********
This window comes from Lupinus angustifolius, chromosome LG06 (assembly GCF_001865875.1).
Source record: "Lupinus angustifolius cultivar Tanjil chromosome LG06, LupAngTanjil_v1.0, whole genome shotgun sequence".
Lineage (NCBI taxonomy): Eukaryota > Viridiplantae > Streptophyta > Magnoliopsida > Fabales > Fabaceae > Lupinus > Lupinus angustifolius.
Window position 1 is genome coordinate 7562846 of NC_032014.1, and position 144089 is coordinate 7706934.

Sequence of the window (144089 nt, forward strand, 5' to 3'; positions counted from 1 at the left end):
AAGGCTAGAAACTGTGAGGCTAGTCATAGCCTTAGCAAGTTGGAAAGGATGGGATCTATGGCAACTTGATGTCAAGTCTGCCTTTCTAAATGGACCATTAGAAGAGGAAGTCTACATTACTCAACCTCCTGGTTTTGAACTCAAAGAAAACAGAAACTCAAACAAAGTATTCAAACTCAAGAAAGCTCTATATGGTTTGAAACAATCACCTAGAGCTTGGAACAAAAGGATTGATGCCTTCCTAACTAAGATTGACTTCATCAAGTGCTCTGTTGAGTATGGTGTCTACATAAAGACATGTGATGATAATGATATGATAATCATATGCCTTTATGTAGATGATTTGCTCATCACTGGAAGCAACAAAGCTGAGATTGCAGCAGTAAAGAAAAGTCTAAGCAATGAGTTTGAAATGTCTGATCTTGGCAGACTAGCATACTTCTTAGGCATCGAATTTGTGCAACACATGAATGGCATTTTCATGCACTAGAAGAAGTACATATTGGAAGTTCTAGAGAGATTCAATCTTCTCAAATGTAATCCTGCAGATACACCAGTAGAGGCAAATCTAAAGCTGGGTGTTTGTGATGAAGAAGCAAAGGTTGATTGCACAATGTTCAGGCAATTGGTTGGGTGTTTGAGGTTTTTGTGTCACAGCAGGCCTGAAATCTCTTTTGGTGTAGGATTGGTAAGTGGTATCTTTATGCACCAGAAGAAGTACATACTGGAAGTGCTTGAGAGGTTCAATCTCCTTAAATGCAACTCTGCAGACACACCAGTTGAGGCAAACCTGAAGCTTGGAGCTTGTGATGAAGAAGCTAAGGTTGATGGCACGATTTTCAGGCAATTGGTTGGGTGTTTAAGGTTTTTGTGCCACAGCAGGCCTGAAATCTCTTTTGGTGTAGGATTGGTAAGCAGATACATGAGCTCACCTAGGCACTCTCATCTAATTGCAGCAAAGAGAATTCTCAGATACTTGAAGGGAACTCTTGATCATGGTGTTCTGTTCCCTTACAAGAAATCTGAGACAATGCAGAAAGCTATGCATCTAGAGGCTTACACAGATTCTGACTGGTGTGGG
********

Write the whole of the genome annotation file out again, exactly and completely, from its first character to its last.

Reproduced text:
This window comes from Lupinus angustifolius, chromosome LG06 (assembly GCF_001865875.1).
Source record: "Lupinus angustifolius cultivar Tanjil chromosome LG06, LupAngTanjil_v1.0, whole genome shotgun sequence".
Lineage (NCBI taxonomy): Eukaryota > Viridiplantae > Streptophyta > Magnoliopsida > Fabales > Fabaceae > Lupinus > Lupinus angustifolius.
Window position 1 is genome coordinate 7562846 of NC_032014.1, and position 144089 is coordinate 7706934.

Sequence of the window (144089 nt, forward strand, 5' to 3'; positions counted from 1 at the left end):
AAGGCTAGAAACTGTGAGGCTAGTCATAGCCTTAGCAAGTTGGAAAGGATGGGATCTATGGCAACTTGATGTCAAGTCTGCCTTTCTAAATGGACCATTAGAAGAGGAAGTCTACATTACTCAACCTCCTGGTTTTGAACTCAAAGAAAACAGAAACTCAAACAAAGTATTCAAACTCAAGAAAGCTCTATATGGTTTGAAACAATCACCTAGAGCTTGGAACAAAAGGATTGATGCCTTCCTAACTAAGATTGACTTCATCAAGTGCTCTGTTGAGTATGGTGTCTACATAAAGACATGTGATGATAATGATATGATAATCATATGCCTTTATGTAGATGATTTGCTCATCACTGGAAGCAACAAAGCTGAGATTGCAGCAGTAAAGAAAAGTCTAAGCAATGAGTTTGAAATGTCTGATCTTGGCAGACTAGCATACTTCTTAGGCATCGAATTTGTGCAACACATGAATGGCATTTTCATGCACTAGAAGAAGTACATATTGGAAGTTCTAGAGAGATTCAATCTTCTCAAATGTAATCCTGCAGATACACCAGTAGAGGCAAATCTAAAGCTGGGTGTTTGTGATGAAGAAGCAAAGGTTGATTGCACAATGTTCAGGCAATTGGTTGGGTGTTTGAGGTTTTTGTGTCACAGCAGGCCTGAAATCTCTTTTGGTGTAGGATTGGTAAGTGGTATCTTTATGCACCAGAAGAAGTACATACTGGAAGTGCTTGAGAGGTTCAATCTCCTTAAATGCAACTCTGCAGACACACCAGTTGAGGCAAACCTGAAGCTTGGAGCTTGTGATGAAGAAGCTAAGGTTGATGGCACGATTTTCAGGCAATTGGTTGGGTGTTTAAGGTTTTTGTGCCACAGCAGGCCTGAAATCTCTTTTGGTGTAGGATTGGTAAGCAGATACATGAGCTCACCTAGGCACTCTCATCTAATTGCAGCAAAGAGAATTCTCAGATACTTGAAGGGAACTCTTGATCATGGTGTTCTGTTCCCTTACAAGAAATCTGAGACAATGCAGAAAGCTATGCATCTAGAGGCTTACACAGATTCTGACTGGTGTGGG